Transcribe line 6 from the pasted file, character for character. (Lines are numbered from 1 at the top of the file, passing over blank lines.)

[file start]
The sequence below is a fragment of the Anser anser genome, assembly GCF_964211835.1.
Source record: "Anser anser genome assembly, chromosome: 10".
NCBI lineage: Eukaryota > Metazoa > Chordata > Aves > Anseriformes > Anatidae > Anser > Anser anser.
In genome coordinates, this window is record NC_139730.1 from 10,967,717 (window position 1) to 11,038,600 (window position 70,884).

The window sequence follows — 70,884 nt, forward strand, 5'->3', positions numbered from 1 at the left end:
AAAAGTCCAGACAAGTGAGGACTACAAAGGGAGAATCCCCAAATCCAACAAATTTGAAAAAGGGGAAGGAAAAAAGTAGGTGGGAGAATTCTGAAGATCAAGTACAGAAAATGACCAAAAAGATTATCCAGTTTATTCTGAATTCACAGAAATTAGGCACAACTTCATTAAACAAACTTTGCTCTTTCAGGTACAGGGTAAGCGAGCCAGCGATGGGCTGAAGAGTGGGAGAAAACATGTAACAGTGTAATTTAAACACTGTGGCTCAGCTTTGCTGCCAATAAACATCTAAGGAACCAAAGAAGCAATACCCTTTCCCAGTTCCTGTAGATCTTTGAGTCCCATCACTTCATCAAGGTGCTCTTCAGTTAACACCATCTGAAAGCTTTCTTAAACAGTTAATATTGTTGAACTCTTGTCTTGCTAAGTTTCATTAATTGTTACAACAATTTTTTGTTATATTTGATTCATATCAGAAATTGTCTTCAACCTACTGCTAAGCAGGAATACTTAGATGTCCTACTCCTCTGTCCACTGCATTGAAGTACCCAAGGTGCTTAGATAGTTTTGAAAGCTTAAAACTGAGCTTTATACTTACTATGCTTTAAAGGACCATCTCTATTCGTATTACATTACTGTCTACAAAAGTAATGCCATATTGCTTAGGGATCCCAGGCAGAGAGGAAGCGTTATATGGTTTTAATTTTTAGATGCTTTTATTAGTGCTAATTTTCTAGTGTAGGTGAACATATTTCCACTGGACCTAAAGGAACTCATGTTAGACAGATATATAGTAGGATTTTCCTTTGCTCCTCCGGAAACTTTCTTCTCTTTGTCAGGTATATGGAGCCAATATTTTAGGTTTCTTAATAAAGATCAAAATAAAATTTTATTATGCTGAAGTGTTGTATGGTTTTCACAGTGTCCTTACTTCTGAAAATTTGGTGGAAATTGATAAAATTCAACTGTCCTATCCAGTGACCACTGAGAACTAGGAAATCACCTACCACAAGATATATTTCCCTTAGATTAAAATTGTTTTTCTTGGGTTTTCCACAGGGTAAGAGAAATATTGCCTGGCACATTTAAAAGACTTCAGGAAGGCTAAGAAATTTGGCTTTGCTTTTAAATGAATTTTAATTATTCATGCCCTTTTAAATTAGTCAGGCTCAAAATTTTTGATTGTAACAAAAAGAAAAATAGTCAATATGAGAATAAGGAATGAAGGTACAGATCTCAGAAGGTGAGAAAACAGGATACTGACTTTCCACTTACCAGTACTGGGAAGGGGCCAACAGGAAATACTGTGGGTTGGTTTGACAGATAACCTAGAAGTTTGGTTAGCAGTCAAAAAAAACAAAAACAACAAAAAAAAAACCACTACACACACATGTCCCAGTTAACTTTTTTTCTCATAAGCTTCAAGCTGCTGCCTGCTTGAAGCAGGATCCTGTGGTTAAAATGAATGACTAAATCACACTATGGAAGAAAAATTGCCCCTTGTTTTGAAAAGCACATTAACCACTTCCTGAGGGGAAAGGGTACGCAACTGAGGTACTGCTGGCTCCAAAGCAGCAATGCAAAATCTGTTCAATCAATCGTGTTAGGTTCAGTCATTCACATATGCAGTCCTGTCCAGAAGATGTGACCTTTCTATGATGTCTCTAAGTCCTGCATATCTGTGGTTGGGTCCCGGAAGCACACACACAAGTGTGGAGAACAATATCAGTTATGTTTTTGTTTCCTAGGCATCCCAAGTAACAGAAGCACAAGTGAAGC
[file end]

AAAAGTCCAGACAAGTGAGGACTACAAAGGGAGAATCCCCAAATCCAACAAATTTGAAAAAGGGGAAGGAAAAAAGTAGGTGGGAGAATTCTGAAGATCAAGTACAGAAAATGACCAAAAAGATTATCCAGTTTATTCTGAATTCACAGAAATTAGGCACAACTTCATTAAACAAACTTTGCTCTTTCAGGTACAGGGTAAGCGAGCCAGCGATGGGCTGAAGAGTGGGAGAAAACATGTAACAGTGTAATTTAAACACTGTGGCTCAGCTTTGCTGCCAATAAACATCTAAGGAACCAAAGAAGCAATACCCTTTCCCAGTTCCTGTAGATCTTTGAGTCCCATCACTTCATCAAGGTGCTCTTCAGTTAACACCATCTGAAAGCTTTCTTAAACAGTTAATATTGTTGAACTCTTGTCTTGCTAAGTTTCATTAATTGTTACAACAATTTTTTGTTATATTTGATTCATATCAGAAATTGTCTTCAACCTACTGCTAAGCAGGAATACTTAGATGTCCTACTCCTCTGTCCACTGCATTGAAGTACCCAAGGTGCTTAGATAGTTTTGAAAGCTTAAAACTGAGCTTTATACTTACTATGCTTTAAAGGACCATCTCTATTCGTATTACATTACTGTCTACAAAAGTAATGCCATATTGCTTAGGGATCCCAGGCAGAGAGGAAGCGTTATATGGTTTTAATTTTTAGATGCTTTTATTAGTGCTAATTTTCTAGTGTAGGTGAACATATTTCCACTGGACCTAAAGGAACTCATGTTAGACAGATATATAGTAGGATTTTCCTTTGCTCCTCCGGAAACTTTCTTCTCTTTGTCAGGTATATGGAGCCAATATTTTAGGTTTCTTAATAAAGATCAAAATAAAATTTTATTATGCTGAAGTGTTGTATGGTTTTCACAGTGTCCTTACTTCTGAAAATTTGGTGGAAATTGATAAAATTCAACTGTCCTATCCAGTGACCACTGAGAACTAGGAAATCACCTACCACAAGATATATTTCCCTTAGATTAAAATTGTTTTTCTTGGGTTTTCCACAGGGTAAGAGAAATATTGCCTGGCACATTTAAAAGACTTCAGGAAGGCTAAGAAATTTGGCTTTGCTTTTAAATGAATTTTAATTATTCATGCCCTTTTAAATTAGTCAGGCTCAAAATTTTTGATTGTAACAAAAAGAAAAATAGTCAATATGAGAATAAGGAATGAAGGTACAGATCTCAGAAGGTGAGAAAACAGGATACTGACTTTCCACTTACCAGTACTGGGAAGGGGCCAACAGGAAATACTGTGGGTTGGTTTGACAGATAACCTAGAAGTTTGGTTAGCAGTCAAAAAAAACAAAAACAACAAAAAAAAAACCACTACACACACATGTCCCAGTTAACTTTTTTTCTCATAAGCTTCAAGCTGCTGCCTGCTTGAAGCAGGATCCTGTGGTTAAAATGAATGACTAAATCACACTATGGAAGAAAAATTGCCCCTTGTTTTGAAAAGCACATTAACCACTTCCTGAGGGGAAAGGGTACGCAACTGAGGTACTGCTGGCTCCAAAGCAGCAATGCAAAATCTGTTCAATCAATCGTGTTAGGTTCAGTCATTCACATATGCAGTCCTGTCCAGAAGATGTGACCTTTCTATGATGTCTCTAAGTCCTGCATATCTGTGGTTGGGTCCCGGAAGCACACACACAAGTGTGGAGAACAATATCAGTTATGTTTTTGTTTCCTAGGCATCCCAAGTAACAGAAGCACAAGTGAAGC